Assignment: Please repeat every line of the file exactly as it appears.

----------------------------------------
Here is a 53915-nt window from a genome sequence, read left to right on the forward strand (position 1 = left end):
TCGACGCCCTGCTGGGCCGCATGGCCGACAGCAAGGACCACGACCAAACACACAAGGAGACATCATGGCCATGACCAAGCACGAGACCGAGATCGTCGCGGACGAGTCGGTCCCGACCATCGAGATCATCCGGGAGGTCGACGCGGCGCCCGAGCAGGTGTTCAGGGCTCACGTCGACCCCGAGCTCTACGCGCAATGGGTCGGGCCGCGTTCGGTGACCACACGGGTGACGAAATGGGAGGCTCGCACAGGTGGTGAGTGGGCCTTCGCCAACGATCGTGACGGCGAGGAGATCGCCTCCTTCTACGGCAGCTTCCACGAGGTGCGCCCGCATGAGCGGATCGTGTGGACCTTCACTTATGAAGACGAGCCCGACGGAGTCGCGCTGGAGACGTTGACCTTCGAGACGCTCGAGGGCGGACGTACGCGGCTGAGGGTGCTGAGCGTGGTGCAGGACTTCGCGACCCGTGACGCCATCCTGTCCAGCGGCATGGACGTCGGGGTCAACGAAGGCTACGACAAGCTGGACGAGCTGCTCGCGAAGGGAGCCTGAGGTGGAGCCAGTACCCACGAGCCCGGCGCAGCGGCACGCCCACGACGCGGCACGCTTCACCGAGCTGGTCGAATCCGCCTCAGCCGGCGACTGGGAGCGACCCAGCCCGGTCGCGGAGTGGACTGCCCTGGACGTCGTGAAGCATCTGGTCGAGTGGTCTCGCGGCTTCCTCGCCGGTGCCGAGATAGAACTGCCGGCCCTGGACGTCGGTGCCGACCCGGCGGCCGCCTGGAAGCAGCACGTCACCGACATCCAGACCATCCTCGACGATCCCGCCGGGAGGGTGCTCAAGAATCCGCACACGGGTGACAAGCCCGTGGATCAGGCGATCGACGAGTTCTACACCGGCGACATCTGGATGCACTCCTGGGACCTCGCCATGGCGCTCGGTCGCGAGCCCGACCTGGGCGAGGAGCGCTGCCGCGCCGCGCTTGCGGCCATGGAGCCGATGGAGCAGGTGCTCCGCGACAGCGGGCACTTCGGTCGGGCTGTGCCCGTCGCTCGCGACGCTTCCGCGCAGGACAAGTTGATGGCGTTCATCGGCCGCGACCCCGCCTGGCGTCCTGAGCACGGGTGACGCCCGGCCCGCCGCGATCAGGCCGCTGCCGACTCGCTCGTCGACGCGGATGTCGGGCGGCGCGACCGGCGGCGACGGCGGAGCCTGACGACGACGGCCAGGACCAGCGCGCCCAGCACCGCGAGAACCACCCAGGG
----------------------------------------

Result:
Here is a 53915-nt window from a genome sequence, read left to right on the forward strand (position 1 = left end):
TCGACGCCCTGCTGGGCCGCATGGCCGACAGCAAGGACCACGACCAAACACACAAGGAGACATCATGGCCATGACCAAGCACGAGACCGAGATCGTCGCGGACGAGTCGGTCCCGACCATCGAGATCATCCGGGAGGTCGACGCGGCGCCCGAGCAGGTGTTCAGGGCTCACGTCGACCCCGAGCTCTACGCGCAATGGGTCGGGCCGCGTTCGGTGACCACACGGGTGACGAAATGGGAGGCTCGCACAGGTGGTGAGTGGGCCTTCGCCAACGATCGTGACGGCGAGGAGATCGCCTCCTTCTACGGCAGCTTCCACGAGGTGCGCCCGCATGAGCGGATCGTGTGGACCTTCACTTATGAAGACGAGCCCGACGGAGTCGCGCTGGAGACGTTGACCTTCGAGACGCTCGAGGGCGGACGTACGCGGCTGAGGGTGCTGAGCGTGGTGCAGGACTTCGCGACCCGTGACGCCATCCTGTCCAGCGGCATGGACGTCGGGGTCAACGAAGGCTACGACAAGCTGGACGAGCTGCTCGCGAAGGGAGCCTGAGGTGGAGCCAGTACCCACGAGCCCGGCGCAGCGGCACGCCCACGACGCGGCACGCTTCACCGAGCTGGTCGAATCCGCCTCAGCCGGCGACTGGGAGCGACCCAGCCCGGTCGCGGAGTGGACTGCCCTGGACGTCGTGAAGCATCTGGTCGAGTGGTCTCGCGGCTTCCTCGCCGGTGCCGAGATAGAACTGCCGGCCCTGGACGTCGGTGCCGACCCGGCGGCCGCCTGGAAGCAGCACGTCACCGACATCCAGACCATCCTCGACGATCCCGCCGGGAGGGTGCTCAAGAATCCGCACACGGGTGACAAGCCCGTGGATCAGGCGATCGACGAGTTCTACACCGGCGACATCTGGATGCACTCCTGGGACCTCGCCATGGCGCTCGGTCGCGAGCCCGACCTGGGCGAGGAGCGCTGCCGCGCCGCGCTTGCGGCCATGGAGCCGATGGAGCAGGTGCTCCGCGACAGCGGGCACTTCGGTCGGGCTGTGCCCGTCGCTCGCGACGCTTCCGCGCAGGACAAGTTGATGGCGTTCATCGGCCGCGACCCCGCCTGGCGTCCTGAGCACGGGTGACGCCCGGCCCGCCGCGATCAGGCCGCTGCCGACTCGCTCGTCGACGCGGATGTCGGGCGGCGCGACCGGCGGCGACGGCGGAGCCTGACGACGACGGCCAGGACCAGCGCGCCCAGCACCGCGAGAACCACCCAGGG